Problems surrounding a conference of right-wing European populists: first it was canceled, then it took place. The party is using this as propaganda.

Politician Nigel Farage in front of police officers.

Right-wing politician Nigel Farage on April 16 in Brussels, in front of the conference venue Photo: Yves Herman/Reuters

BRUSSELS taz | Right-wing populists in Brussels? So far that hasn't been a problem. The right is only strong in Flanders. In the Belgian capital, however, the liberals, socialists and greens set the tone. In current polls, the Marxist Belgian Workers' Party (PTB) is even ahead: Brussels is moving to the left.

So it is not surprising that there are problems when right-wing populists want to gather in the city. The National Conference on Conservatism, to which right-wingers such as Viktor Orbán of Hungary and Nigel Farage of the United Kingdom were invited, caused a stir beforehand. But what happened next does not fit at all with the city's cosmopolitan image.

Anti-fascist groups called for a boycott of the conference. The Concert Noble, a popular gathering place in the European Quarter, canceled the event. It also canceled the Sofitel hotel in Brussels' Etterbeek district, which Orbán & Co wanted to use. They eventually switched to the Claridge of Saint-Josse-ten-Noode.

It was first considered a ban and then passed.

But Mayor Emir Kir had concerns. He first considered a ban, then sent the police to cordon off the conference venue. As justification, the socialist politician referred to a possible disturbance of public order, although it was not entirely clear whether he was referring to the slogans of right-wing populists or the protests of anti-fascists.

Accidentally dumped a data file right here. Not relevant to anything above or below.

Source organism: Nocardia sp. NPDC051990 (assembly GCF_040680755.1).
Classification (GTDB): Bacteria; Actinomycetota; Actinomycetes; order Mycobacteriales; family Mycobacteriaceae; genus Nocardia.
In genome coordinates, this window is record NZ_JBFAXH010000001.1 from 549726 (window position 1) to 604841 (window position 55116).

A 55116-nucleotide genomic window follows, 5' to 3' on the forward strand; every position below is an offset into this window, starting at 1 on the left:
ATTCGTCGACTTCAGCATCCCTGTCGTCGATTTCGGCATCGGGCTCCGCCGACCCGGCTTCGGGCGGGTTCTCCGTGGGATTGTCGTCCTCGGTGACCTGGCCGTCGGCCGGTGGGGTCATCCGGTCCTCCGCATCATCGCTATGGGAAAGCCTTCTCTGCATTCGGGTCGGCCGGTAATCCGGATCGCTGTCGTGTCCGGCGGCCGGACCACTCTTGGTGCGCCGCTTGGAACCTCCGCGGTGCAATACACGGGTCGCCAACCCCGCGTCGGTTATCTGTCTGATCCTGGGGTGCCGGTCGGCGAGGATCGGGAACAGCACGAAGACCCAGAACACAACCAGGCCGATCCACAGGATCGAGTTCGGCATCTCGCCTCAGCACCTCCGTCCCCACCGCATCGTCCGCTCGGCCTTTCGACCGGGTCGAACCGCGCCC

The organizers did not want to let this go. They called the Council of State and explained that their rights had been restricted. Brussels was said to be restricting freedom of assembly and freedom of expression. In a late-night session, the High Court lifted the ban and the meeting was able to continue as scheduled on Wednesday.

The right strives to create a victim narrative

But the dispute does not end there. Right-wingers are using the incident to present themselves as victims of a repressive Belgian state and an overreaching EU. Cancel culture is now spreading in Brussels and European politics is behind it, according to the right-wing narrative.

Liberal politicians are also alarmed. The tone is set by none other than Belgian Prime Minister Alexander De Croo. Even if local independence is a cornerstone of Belgian democracy, it cannot override the freedom of expression and assembly guaranteed in the constitution, he wrote in

Not only will the European Parliament be elected there on June 9, but national elections will also be held. Expected at the controversial conference were right-wing Flemish politicians who are calling for their region to separate from French-speaking Wallonia.

If Orbán is not wanted in Brussels, the summit would have to be moved to another place

The partial ban is a grain of sand for their mill. It also encountered opposition in Britain. A spokeswoman for British Prime Minister Rishi Sunak called the actions of Belgian authorities “extremely disturbing.” London is still recovering from the impact of Brexit, which former EU MP Farage had predicted.

Problems are inevitable for the EU

The EU also has to worry. After all, Orbán is not only a right-wing populist, but also the head of government of an EU country. For this reason, he will participate in the EU summit to be held in Brussels on Wednesday and Thursday. If he is no longer welcome in Brussels, the summit would in principle have to be moved elsewhere.

But the EU does not want to let things go that far. It sees itself as a haven of freedom and democracy. An entire armada of new EU laws is intended to secure the European elections on June 9. The fact that freedom is now being restricted precisely in Brussels, the capital of the EU, is damaging the liberal self-image.

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